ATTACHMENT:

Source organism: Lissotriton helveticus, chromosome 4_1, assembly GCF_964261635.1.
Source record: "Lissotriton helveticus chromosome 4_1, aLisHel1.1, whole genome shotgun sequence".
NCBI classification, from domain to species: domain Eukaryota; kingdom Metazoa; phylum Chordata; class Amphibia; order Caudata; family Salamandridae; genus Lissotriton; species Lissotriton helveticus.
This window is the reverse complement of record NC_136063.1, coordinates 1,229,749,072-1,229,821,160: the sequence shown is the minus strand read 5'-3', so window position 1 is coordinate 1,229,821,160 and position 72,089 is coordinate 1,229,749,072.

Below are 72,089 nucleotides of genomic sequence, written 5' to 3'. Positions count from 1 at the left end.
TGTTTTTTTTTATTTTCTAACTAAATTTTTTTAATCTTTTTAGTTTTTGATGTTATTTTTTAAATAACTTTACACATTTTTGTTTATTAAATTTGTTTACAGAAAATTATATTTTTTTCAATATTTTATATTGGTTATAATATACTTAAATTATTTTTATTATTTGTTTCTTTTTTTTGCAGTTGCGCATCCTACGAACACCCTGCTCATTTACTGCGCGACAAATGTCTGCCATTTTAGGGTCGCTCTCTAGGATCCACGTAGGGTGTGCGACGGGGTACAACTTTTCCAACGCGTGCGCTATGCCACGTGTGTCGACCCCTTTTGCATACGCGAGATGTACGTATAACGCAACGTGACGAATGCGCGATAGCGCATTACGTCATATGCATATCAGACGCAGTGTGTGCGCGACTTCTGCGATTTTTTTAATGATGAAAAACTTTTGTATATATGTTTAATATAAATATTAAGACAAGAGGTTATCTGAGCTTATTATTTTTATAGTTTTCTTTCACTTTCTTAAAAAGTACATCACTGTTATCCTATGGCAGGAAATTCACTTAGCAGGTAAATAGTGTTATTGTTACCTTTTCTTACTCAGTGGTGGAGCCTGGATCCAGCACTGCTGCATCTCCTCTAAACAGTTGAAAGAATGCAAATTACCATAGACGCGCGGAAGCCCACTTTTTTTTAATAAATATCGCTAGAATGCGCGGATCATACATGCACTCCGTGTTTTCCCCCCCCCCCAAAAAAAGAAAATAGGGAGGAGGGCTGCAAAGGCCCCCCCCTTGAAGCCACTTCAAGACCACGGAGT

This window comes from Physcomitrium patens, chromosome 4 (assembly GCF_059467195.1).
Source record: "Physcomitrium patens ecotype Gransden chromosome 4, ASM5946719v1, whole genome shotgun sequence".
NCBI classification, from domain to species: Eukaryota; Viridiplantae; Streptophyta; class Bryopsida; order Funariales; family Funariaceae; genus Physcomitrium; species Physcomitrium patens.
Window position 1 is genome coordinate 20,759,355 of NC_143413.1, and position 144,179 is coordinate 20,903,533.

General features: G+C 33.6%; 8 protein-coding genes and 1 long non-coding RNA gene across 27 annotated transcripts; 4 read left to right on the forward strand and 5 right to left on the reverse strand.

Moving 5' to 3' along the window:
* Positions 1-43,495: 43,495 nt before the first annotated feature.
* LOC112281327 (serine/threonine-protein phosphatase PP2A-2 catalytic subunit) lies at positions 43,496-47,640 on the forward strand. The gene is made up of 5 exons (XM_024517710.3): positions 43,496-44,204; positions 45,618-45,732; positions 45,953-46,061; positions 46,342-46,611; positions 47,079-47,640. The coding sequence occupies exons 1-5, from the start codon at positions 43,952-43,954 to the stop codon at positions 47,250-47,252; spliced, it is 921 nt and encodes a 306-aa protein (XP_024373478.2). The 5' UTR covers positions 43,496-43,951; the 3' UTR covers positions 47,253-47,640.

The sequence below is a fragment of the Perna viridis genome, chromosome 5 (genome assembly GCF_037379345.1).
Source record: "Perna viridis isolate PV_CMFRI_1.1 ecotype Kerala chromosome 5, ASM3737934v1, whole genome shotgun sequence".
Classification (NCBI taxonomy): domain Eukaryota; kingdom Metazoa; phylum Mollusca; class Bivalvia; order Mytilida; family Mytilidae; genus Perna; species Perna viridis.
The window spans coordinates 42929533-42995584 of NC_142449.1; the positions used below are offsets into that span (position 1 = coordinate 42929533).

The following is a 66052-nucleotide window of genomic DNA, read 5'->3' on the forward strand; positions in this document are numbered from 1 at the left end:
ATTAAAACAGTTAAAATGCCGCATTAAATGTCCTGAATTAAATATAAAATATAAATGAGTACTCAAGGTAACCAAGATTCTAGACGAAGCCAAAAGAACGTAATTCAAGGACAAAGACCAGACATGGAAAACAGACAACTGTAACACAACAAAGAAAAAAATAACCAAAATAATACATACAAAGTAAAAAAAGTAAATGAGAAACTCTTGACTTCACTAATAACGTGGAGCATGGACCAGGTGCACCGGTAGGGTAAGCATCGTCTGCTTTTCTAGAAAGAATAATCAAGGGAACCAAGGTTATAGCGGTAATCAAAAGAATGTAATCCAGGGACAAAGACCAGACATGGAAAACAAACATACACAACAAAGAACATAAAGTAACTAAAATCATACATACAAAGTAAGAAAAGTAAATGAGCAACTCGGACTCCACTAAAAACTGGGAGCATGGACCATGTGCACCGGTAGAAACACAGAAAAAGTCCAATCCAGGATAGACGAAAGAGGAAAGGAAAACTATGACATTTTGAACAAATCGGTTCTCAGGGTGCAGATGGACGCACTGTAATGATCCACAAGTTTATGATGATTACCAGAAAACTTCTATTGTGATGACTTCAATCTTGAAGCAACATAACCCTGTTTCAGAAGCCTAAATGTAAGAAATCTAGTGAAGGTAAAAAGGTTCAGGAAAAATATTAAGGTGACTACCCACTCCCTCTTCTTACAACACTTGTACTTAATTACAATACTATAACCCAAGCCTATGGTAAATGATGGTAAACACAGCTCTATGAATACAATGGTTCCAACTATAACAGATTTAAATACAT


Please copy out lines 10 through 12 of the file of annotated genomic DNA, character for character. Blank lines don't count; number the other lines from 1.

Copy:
Window position 1 is genome coordinate 20,759,355 of NC_143413.1, and position 144,179 is coordinate 20,903,533.

General features: G+C 33.6%; 8 protein-coding genes and 1 long non-coding RNA gene across 27 annotated transcripts; 4 read left to right on the forward strand and 5 right to left on the reverse strand.

Moving 5' to 3' along the window: